Planned Parenthood Agonizes Over Their Bad Press

by Jay Johansen
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I was browsing Planned Parenthood's web site recently and I came across the text of a speech given by their president, Gloria Feldt, to the National Press Club. She made a number of fascinating statements that I think are worth commenting on.

Her basic argument was that the press routinely use language that is biased against abortion. I found this a surprising claim, given that pro-lifers have routinely had exactly the opposite complaint. So let's look at some of her specifics.

(Note: This is not the full text of her speech. I've tried to pull out the most relevant extracts. You can find the full text at

Planned Parenthood My response
I want to examine the barking that often passes for political debate. To discuss how words are used—and misused—and the effect this has on the political process and, more importantly, on our lives. Mostly, I want to talk about solutions…how we can work together to turn racket to reason ... reverse the corruption of language ... the corrosion of thought. [Note: Ellipses (the three dots) are in the original.] Pro-lifers agree whole-heartedly! Let's use honest, descriptive terminology, and avoid language that has built-in biases.
Language creates context—shapes and defines how people think about issues. When "affirmative action" became "reverse discrimination," redress for generations of racial and gender oppression was set back. When the word "feminist" became demonized, women demurred with "I'm not a feminist but..." Well, the abortion debate is hot enough, I don't want to get involved in a debate on affirmative action also. But feminism has been tied to abortion enough that I'll take the chance on that one: When she says that the word "feminist" has been "demonized", what does this mean except that many people no longer see it as a positive thing? So ... how is it a "corruption of language" for people to say that they disagree with a certain social or political idea? This sounds like simple whining to me.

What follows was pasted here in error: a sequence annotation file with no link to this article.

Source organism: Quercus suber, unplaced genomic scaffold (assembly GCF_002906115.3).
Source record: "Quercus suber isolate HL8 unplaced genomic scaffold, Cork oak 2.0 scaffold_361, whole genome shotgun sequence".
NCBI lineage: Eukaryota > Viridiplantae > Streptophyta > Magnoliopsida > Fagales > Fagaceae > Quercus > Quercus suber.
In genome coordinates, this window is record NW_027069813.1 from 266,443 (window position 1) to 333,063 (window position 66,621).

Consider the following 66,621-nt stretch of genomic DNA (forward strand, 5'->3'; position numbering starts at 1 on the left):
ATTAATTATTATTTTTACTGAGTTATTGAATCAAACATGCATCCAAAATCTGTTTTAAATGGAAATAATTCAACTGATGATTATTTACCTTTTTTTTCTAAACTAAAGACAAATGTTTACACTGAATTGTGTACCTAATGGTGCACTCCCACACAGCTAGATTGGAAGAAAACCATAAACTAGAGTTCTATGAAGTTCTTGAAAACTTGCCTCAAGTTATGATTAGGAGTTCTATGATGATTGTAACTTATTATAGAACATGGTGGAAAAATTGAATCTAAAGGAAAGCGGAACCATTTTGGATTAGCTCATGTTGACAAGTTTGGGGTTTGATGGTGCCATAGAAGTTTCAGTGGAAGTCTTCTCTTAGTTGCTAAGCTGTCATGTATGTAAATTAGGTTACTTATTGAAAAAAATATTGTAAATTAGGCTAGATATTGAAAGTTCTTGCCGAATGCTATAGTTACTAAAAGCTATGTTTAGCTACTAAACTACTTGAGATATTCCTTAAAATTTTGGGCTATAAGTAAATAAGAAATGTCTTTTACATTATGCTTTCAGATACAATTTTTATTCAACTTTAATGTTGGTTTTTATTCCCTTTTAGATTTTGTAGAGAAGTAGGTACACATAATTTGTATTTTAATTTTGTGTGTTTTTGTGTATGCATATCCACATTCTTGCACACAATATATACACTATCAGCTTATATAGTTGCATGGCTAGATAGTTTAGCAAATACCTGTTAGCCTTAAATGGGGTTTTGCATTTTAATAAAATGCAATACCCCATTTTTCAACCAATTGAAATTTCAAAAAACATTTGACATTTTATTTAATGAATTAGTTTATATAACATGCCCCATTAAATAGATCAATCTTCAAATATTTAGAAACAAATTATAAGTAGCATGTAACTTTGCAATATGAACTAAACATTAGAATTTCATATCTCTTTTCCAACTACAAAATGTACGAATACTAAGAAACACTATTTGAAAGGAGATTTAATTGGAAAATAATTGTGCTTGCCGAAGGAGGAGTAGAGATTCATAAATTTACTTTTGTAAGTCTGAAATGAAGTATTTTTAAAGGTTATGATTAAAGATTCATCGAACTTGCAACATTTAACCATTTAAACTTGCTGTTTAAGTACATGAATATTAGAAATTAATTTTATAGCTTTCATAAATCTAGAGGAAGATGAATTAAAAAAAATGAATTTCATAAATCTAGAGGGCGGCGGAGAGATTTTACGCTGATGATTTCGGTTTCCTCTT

Let's look at how women's reproductive health and freedoms are damaged in the crossfire, through choice of topics, choice of words, and choice of positioning.

Let's start with choice of topics. The birth control pill is 40 years old. Yet oddly, only one-third of insurance plans cover oral contraceptives for women. Even fewer cover all FDA-approved methods of birth control. That's one reason why women spend 68 percent more than men out of pocket for health care. The Equity in Prescription Insurance and Contraceptive Coverage Act is designed to rectify this injustice. Two and a half years after EPICC was introduced, Congress has yet to enact it. So tell me, what did you hear about EPICC or contraceptive coverage until Viagra hit the scene? I was so glad for Viagra! Viagra made clear to almost everyone the fundamental gender inequity in health insurance, because insurance plans were immediately ready to cover Viagra.

Hmm, her first example of how the corruption of language has poisoned public discussion of abortion, and I don't see how her example has anything to do with language -- this example is irrelevant. But as long as she brings it up, let's discuss it.

Surely we can think of reasons why health insurance might not cover contraception that have nothing to do with bias against women. Namely: health insurance policies routinely exclude "elective procedures", that is, anything that might otherwise be considered medical care, but which is not required to treat an illness, injury, or other specified condition. My health insurance doesn't cover hair transplants. Far more men than women get hair transplants. Does that make this exclusion a case of sex discrimination (against men)? I doubt it. They just don't cover any elective procedures. And surely the reason why is obvious: If they covered elective procedures, than lots of people who don't think that a breast enhancement or a hair transplant is worth the cost would decide that it was worth doing when it was free, the number of such procedures would increase dramatically, and insurance premiums would skyrocket even more than they already have.

Why do insurance companies cover Viagra but not contraceptives? My guess would be that it's because Viagra is a treatment for a failure on the part of a human body to function as it would in a normal, healthy person, while contraceptives are not. The ability to get pregnant is not a "failure" of any bodily organ or a symptom of a health problem. Indeed, if someone couldn't get pregnant, that would be a failure of her body to function properly, and treatment would qualify for coverage under most health insurance.